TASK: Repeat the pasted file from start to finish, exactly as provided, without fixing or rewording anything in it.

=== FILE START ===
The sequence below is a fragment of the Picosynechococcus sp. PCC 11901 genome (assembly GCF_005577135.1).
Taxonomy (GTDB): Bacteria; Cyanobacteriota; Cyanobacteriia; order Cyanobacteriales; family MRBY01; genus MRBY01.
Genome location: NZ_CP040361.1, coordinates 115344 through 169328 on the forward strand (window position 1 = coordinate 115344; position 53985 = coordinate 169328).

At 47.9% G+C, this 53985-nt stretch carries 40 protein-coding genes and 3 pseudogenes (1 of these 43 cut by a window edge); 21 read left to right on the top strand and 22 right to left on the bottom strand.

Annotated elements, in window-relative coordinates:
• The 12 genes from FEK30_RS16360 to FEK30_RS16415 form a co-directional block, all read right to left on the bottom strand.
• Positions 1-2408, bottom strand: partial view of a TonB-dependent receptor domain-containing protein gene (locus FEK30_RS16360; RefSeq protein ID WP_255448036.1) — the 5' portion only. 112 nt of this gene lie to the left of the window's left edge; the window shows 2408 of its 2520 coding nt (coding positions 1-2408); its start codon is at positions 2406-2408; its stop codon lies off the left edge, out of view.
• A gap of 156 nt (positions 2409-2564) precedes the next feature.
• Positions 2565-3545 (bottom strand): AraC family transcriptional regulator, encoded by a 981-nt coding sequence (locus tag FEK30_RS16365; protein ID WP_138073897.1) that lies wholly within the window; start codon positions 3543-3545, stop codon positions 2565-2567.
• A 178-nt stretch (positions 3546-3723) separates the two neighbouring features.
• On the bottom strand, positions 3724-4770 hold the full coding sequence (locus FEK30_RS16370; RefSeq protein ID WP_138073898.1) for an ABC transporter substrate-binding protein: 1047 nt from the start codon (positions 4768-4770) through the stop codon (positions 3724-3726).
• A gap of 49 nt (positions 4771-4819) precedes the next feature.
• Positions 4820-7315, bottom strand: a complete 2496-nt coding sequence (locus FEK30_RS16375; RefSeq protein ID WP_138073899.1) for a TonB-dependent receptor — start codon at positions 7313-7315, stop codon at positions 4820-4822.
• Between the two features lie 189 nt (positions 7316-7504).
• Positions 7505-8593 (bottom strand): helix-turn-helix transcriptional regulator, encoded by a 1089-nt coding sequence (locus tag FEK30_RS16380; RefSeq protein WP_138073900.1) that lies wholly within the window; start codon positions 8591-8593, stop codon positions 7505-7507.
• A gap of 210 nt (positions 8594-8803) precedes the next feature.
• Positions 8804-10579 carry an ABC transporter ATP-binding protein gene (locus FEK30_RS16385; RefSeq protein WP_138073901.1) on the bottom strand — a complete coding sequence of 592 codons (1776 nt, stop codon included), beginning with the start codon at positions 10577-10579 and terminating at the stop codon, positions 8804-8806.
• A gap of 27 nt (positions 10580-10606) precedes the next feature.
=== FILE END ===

The sequence below is a fragment of the Picosynechococcus sp. PCC 11901 genome (assembly GCF_005577135.1).
Taxonomy (GTDB): Bacteria; Cyanobacteriota; Cyanobacteriia; order Cyanobacteriales; family MRBY01; genus MRBY01.
Genome location: NZ_CP040361.1, coordinates 115344 through 169328 on the forward strand (window position 1 = coordinate 115344; position 53985 = coordinate 169328).

At 47.9% G+C, this 53985-nt stretch carries 40 protein-coding genes and 3 pseudogenes (1 of these 43 cut by a window edge); 21 read left to right on the top strand and 22 right to left on the bottom strand.

Annotated elements, in window-relative coordinates:
• The 12 genes from FEK30_RS16360 to FEK30_RS16415 form a co-directional block, all read right to left on the bottom strand.
• Positions 1-2408, bottom strand: partial view of a TonB-dependent receptor domain-containing protein gene (locus FEK30_RS16360; RefSeq protein ID WP_255448036.1) — the 5' portion only. 112 nt of this gene lie to the left of the window's left edge; the window shows 2408 of its 2520 coding nt (coding positions 1-2408); its start codon is at positions 2406-2408; its stop codon lies off the left edge, out of view.
• A gap of 156 nt (positions 2409-2564) precedes the next feature.
• Positions 2565-3545 (bottom strand): AraC family transcriptional regulator, encoded by a 981-nt coding sequence (locus tag FEK30_RS16365; protein ID WP_138073897.1) that lies wholly within the window; start codon positions 3543-3545, stop codon positions 2565-2567.
• A 178-nt stretch (positions 3546-3723) separates the two neighbouring features.
• On the bottom strand, positions 3724-4770 hold the full coding sequence (locus FEK30_RS16370; RefSeq protein ID WP_138073898.1) for an ABC transporter substrate-binding protein: 1047 nt from the start codon (positions 4768-4770) through the stop codon (positions 3724-3726).
• A gap of 49 nt (positions 4771-4819) precedes the next feature.
• Positions 4820-7315, bottom strand: a complete 2496-nt coding sequence (locus FEK30_RS16375; RefSeq protein ID WP_138073899.1) for a TonB-dependent receptor — start codon at positions 7313-7315, stop codon at positions 4820-4822.
• Between the two features lie 189 nt (positions 7316-7504).
• Positions 7505-8593 (bottom strand): helix-turn-helix transcriptional regulator, encoded by a 1089-nt coding sequence (locus tag FEK30_RS16380; RefSeq protein WP_138073900.1) that lies wholly within the window; start codon positions 8591-8593, stop codon positions 7505-7507.
• A gap of 210 nt (positions 8594-8803) precedes the next feature.
• Positions 8804-10579 carry an ABC transporter ATP-binding protein gene (locus FEK30_RS16385; RefSeq protein WP_138073901.1) on the bottom strand — a complete coding sequence of 592 codons (1776 nt, stop codon included), beginning with the start codon at positions 10577-10579 and terminating at the stop codon, positions 8804-8806.
• A gap of 27 nt (positions 10580-10606) precedes the next feature.